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Re: Drop Collision Insurance?

Post by Ron Ronnerson » Sat Jul 25, 2020 2:29 pm

David Jay wrote:
Sat Jul 25, 2020 2:19 pm
If you are comfortable writing a check for a replacement vehicle, go ahead and drop it.

My "threshold of pain" is about $3000 or so. Until it has depreciated to that level, I usually continue to carry collision.
My threshold is also right around $3k and agree that collision can be dropped once you're comfortable writing a check for a replacement. So it will vary for different people.

sport
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Re: Drop Collision Insurance?

Post by sport » Sat Jul 25, 2020 2:36 pm

One other consideration is what happens if your vehicle is damaged due to some other driver's fault. In my state, I can put in a claim with my insurance company and they will deal with the other party or their insurance company. My insurance company will pay for my damage, less the deductible. If/when they obtain payment from the other party or their insurance, they will refund the deductible to me. Without collision coverage, you are on your own trying to collect from the other party or their insurance.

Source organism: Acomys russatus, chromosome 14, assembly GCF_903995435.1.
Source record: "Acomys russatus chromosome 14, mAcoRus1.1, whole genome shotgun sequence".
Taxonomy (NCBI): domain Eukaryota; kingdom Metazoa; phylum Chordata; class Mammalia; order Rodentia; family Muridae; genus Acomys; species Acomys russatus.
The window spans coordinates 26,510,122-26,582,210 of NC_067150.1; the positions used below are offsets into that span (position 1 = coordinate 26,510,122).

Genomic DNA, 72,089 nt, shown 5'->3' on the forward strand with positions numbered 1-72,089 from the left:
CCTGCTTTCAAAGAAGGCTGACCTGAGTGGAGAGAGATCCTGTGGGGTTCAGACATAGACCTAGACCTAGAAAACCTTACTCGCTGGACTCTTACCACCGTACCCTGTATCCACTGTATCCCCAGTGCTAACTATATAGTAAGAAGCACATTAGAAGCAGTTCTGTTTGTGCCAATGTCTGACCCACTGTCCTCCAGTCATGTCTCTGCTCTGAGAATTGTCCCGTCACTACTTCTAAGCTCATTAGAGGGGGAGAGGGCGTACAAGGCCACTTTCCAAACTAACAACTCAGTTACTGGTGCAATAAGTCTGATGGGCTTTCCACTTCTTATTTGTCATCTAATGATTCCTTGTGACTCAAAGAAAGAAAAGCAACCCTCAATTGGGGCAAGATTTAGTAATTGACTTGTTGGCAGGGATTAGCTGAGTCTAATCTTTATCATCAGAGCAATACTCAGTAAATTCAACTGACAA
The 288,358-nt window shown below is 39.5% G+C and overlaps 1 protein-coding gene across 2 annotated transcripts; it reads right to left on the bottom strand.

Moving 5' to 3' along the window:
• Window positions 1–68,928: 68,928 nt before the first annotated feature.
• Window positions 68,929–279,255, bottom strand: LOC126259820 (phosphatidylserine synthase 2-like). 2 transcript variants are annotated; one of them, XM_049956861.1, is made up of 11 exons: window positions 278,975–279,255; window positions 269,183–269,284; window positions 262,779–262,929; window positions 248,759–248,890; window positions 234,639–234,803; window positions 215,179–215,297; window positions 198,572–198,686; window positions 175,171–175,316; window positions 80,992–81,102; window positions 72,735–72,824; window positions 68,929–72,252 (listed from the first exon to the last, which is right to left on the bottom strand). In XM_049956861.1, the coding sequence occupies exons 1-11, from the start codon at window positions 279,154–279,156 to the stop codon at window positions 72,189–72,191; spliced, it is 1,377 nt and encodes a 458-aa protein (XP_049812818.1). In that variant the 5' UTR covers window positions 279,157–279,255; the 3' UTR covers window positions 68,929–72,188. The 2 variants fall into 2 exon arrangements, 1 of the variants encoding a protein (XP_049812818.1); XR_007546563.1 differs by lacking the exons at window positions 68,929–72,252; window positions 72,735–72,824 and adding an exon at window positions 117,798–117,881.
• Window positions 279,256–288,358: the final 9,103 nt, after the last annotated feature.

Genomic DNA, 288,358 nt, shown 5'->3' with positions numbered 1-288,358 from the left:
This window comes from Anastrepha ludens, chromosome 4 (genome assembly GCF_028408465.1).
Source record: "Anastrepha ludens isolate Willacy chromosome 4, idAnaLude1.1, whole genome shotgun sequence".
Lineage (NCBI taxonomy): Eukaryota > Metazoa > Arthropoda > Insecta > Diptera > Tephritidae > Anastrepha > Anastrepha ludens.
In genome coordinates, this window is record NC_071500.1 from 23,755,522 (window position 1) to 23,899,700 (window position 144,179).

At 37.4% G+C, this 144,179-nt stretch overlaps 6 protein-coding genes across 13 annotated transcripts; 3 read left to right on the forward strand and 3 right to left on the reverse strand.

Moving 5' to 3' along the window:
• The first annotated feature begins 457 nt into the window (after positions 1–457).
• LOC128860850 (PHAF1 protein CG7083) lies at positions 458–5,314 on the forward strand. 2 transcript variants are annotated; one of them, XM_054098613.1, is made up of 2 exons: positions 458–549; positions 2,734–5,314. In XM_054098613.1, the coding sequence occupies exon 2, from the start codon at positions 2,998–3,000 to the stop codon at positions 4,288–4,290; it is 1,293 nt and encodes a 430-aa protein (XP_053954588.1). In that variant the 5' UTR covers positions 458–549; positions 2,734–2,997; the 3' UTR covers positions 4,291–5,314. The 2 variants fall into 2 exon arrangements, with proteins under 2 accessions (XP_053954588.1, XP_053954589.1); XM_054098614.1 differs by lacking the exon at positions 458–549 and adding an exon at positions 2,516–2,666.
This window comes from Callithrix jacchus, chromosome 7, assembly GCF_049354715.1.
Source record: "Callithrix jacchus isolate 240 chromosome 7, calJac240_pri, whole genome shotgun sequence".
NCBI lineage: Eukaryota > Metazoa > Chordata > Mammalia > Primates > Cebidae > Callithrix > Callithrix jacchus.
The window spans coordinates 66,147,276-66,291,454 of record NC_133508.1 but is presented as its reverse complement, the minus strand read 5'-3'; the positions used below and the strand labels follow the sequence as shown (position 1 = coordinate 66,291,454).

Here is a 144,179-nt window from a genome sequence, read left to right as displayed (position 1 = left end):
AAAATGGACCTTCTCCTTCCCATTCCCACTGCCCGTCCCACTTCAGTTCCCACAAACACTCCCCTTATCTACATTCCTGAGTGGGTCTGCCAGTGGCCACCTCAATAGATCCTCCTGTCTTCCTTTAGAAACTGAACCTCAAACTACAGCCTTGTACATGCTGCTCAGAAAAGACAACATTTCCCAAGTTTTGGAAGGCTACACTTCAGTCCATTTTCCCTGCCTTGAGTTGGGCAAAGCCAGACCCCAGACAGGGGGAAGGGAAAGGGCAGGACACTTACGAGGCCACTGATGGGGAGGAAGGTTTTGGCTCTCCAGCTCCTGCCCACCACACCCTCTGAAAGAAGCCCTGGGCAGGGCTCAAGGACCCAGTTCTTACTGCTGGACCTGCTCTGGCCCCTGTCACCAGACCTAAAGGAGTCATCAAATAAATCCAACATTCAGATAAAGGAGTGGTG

jpelder
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Re: Drop Collision Insurance?

Post by jpelder » Sat Jul 25, 2020 2:39 pm

It depends on your ability to repair/replace a car if it's damaged or destroyed. It also depends on the cost of your collision insurance. My cars are much older and less expensive than yours (a 2011 Cruze and 2013 Civic), and the collision and comprehensive insurance for both is less than $300 per year. At that price, it's worth keeping until the cars are worth very little.